California county offers free land to get high-speed rail maintenance yard

RELATED TOPICS: HIGH SPEED RAIL
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FRESNO - The battle to land a San Joaquin Valley high-speed rail maintenance yard intensified when Kern County's bid was sweetened with an offer of free land, according to a story in the Fresno Bee. At least eight possible sites for a heavy maintenance yard between Fresno and Bakersfield have been advanced, including one south of Fresno and one in Hanford.

Monday, San Joaquin Valley agriculture giant Paramount Farms said it would donate 180 acres to the California High-Speed Rail Authority if it awards the yard to Shafter. Kern County high-speed rail boosters trumpeted the offer as a shot across Fresno's bow.

"Fresno is the enemy," Bill Thomas, a former congressman from Bakersfield, told The Bakersfield Californian newspaper.

Fresno County Supervisor Henry R. Perea responded Tuesday:
"Kern County is doing what it has to do in its attempt to be successful. But getting free land, while great for them, isn't a game-changer. From a lot of different perspectives, Fresno is in the superior position.

The high speed rail authority already has decided that a maintenance yard should be in the San Joaquin Valley. It would employ 1,500 people and have an annual payroll of about $110 million.
FRESNO - The battle to land a San Joaquin Valley high-speed rail maintenance yard intensified when Kern County's bid was sweetened with an offer of free land, according to a story in the Fresno Bee. At least eight possible sites for a heavy maintenance yard between Fresno and Bakersfield have been advanced, including one south of Fresno and one in Hanford.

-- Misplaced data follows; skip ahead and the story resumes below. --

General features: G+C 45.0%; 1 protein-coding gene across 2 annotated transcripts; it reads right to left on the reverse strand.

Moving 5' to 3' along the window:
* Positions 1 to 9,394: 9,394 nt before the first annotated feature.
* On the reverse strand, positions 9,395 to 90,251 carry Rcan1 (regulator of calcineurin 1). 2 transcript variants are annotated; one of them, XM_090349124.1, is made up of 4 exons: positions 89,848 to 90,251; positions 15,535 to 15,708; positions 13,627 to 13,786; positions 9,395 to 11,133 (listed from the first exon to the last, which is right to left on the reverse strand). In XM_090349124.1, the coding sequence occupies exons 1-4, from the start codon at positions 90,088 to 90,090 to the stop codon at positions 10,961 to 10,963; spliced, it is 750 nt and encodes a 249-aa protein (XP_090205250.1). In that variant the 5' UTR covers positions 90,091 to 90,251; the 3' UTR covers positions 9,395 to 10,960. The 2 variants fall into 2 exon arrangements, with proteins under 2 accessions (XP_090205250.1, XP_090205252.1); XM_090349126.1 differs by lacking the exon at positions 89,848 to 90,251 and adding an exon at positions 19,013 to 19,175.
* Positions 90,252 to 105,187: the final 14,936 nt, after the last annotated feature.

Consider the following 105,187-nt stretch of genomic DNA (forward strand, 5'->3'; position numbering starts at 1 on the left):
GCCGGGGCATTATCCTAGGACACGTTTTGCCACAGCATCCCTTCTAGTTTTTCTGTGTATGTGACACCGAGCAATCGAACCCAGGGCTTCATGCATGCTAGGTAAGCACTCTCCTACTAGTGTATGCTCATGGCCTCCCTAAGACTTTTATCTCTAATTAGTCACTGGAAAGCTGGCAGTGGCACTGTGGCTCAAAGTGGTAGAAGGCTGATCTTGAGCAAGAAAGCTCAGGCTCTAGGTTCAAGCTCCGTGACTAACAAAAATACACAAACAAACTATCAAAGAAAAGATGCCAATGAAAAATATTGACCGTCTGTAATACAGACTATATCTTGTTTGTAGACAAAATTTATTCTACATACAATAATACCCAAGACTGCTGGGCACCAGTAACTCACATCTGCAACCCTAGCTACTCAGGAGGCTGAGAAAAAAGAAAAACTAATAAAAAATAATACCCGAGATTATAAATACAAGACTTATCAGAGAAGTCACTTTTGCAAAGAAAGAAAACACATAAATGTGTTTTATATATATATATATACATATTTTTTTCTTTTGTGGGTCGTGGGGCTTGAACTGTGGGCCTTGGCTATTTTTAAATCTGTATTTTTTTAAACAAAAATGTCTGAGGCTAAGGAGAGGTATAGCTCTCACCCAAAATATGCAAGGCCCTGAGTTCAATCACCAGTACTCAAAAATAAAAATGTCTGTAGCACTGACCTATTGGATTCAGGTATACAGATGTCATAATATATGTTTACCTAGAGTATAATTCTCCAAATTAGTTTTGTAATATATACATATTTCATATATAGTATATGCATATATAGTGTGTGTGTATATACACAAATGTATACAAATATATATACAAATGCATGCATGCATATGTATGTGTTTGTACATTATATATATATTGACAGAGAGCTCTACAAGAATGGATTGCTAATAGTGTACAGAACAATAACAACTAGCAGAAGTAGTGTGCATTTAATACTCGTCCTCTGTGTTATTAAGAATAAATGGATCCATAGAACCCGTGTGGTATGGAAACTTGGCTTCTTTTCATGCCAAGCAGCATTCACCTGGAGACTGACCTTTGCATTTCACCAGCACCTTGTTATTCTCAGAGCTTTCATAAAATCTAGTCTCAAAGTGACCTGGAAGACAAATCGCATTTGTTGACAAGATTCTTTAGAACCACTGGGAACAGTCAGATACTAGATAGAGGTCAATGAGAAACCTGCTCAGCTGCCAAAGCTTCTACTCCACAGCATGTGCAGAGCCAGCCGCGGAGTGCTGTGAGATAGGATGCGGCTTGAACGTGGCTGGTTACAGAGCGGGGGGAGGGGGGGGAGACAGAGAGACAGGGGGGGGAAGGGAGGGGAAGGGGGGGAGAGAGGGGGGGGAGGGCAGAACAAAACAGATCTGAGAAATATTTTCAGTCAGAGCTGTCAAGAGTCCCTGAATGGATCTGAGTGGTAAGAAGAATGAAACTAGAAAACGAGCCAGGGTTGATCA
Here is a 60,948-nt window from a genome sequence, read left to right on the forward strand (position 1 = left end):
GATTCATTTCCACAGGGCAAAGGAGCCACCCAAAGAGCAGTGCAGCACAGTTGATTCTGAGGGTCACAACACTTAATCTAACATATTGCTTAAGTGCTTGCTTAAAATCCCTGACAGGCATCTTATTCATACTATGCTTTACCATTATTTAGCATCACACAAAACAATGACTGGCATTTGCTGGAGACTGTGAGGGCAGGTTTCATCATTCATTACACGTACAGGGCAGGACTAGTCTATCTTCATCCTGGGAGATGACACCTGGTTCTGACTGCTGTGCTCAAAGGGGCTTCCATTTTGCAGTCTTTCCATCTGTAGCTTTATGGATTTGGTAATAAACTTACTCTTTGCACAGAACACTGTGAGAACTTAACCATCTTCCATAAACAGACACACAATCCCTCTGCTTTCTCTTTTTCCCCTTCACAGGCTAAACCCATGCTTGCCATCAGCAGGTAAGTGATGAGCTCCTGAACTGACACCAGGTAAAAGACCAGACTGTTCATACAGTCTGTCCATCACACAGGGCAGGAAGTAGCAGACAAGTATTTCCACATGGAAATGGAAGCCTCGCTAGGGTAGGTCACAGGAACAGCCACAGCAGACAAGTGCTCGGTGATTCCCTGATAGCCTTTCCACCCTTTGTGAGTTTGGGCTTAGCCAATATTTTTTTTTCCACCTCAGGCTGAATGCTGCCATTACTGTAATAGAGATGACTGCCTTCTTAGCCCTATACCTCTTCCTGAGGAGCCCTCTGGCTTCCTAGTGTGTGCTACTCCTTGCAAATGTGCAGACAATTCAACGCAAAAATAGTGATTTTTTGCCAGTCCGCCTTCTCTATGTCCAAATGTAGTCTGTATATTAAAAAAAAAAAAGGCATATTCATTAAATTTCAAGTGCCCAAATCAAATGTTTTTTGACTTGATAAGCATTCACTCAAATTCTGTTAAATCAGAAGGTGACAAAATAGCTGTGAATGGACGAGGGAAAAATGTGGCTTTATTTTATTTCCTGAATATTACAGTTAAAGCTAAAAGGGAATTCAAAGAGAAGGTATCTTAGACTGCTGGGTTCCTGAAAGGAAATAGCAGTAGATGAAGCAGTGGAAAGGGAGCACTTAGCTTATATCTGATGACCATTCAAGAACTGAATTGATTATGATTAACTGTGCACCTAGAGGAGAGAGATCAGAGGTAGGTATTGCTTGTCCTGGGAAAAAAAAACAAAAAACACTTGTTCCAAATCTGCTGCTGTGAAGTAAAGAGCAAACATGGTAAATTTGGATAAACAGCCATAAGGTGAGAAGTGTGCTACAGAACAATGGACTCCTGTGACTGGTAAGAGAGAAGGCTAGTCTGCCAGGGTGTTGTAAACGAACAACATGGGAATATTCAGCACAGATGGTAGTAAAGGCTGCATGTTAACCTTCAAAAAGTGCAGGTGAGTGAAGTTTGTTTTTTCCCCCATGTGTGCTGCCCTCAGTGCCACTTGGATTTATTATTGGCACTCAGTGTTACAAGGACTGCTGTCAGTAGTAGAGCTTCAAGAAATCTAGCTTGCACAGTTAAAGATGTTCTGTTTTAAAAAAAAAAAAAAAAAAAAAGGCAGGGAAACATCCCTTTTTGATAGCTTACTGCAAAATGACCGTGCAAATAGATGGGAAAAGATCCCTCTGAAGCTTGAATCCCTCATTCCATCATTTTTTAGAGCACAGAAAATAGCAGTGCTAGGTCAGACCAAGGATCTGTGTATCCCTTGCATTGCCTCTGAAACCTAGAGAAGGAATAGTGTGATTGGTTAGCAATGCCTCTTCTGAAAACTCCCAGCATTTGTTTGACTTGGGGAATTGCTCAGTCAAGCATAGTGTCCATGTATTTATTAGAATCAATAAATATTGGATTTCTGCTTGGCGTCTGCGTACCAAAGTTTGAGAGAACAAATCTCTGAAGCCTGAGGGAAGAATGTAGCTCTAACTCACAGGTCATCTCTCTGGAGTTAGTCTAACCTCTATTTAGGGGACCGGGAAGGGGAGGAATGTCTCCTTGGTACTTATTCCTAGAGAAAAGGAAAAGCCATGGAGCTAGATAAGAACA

Monday, San Joaquin Valley agriculture giant Paramount Farms said it would donate 180 acres to the California High-Speed Rail Authority if it awards the yard to Shafter. Kern County high-speed rail boosters trumpeted the offer as a shot across Fresno's bow.

"Fresno is the enemy," Bill Thomas, a former congressman from Bakersfield, told The Bakersfield Californian newspaper.

Fresno County Supervisor Henry R. Perea responded Tuesday:
"Kern County is doing what it has to do in its attempt to be successful. But getting free land, while great for them, isn't a game-changer. From a lot of different perspectives, Fresno is in the superior position.

The high speed rail authority already has decided that a maintenance yard should be in the San Joaquin Valley. It would employ 1,500 people and have an annual payroll of about $110 million.
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